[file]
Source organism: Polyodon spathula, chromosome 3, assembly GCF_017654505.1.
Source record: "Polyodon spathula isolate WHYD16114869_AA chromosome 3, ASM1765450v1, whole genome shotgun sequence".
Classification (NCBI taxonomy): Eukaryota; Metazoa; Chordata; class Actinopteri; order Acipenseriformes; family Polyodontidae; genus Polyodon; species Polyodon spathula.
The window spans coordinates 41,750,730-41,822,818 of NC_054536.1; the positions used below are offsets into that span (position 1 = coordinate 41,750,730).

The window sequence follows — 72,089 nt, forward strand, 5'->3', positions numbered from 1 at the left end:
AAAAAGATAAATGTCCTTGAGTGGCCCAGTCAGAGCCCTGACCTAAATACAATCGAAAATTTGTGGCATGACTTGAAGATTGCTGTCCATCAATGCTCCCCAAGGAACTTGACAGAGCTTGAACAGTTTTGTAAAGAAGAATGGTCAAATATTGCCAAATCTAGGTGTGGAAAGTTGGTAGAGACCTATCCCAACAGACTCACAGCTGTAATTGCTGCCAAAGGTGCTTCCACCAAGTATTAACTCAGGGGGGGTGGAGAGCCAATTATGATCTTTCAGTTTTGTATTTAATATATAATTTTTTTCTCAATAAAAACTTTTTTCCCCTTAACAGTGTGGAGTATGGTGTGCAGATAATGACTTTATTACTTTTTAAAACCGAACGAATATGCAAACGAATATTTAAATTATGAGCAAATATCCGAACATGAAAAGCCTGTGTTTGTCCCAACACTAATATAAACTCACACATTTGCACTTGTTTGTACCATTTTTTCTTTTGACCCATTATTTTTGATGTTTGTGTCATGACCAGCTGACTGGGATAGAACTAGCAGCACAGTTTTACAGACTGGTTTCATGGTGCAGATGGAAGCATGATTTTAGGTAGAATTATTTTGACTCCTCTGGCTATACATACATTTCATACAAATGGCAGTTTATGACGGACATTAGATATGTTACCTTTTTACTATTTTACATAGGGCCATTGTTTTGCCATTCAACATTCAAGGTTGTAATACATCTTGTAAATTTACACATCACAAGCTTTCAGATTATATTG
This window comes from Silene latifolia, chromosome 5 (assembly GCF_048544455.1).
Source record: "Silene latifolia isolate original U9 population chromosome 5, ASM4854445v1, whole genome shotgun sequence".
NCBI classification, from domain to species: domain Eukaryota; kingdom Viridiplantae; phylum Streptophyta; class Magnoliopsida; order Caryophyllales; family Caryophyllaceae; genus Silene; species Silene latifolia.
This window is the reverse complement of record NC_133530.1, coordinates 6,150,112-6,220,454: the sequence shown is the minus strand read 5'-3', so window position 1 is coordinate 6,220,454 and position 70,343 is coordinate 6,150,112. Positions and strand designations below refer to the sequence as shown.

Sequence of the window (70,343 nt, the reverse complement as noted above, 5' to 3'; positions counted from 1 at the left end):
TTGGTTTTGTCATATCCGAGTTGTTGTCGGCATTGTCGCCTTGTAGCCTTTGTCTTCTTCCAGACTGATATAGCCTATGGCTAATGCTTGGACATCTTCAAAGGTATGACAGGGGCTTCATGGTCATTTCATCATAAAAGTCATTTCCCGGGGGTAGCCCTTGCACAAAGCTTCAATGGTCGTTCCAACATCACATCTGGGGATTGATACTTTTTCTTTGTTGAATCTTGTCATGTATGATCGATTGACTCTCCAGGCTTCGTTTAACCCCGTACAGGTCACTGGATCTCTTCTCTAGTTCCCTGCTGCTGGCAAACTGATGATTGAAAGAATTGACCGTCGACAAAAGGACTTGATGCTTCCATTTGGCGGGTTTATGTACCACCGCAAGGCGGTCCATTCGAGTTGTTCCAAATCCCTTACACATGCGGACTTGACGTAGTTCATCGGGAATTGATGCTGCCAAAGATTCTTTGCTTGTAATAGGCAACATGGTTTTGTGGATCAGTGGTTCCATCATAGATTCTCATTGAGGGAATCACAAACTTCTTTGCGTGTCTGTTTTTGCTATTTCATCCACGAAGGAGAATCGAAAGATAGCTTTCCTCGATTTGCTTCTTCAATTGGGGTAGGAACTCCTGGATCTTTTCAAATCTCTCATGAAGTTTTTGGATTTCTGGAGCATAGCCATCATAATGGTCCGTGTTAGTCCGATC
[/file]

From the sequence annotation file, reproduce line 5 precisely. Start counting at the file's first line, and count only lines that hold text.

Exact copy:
The window sequence follows — 72,089 nt, forward strand, 5'->3', positions numbered from 1 at the left end: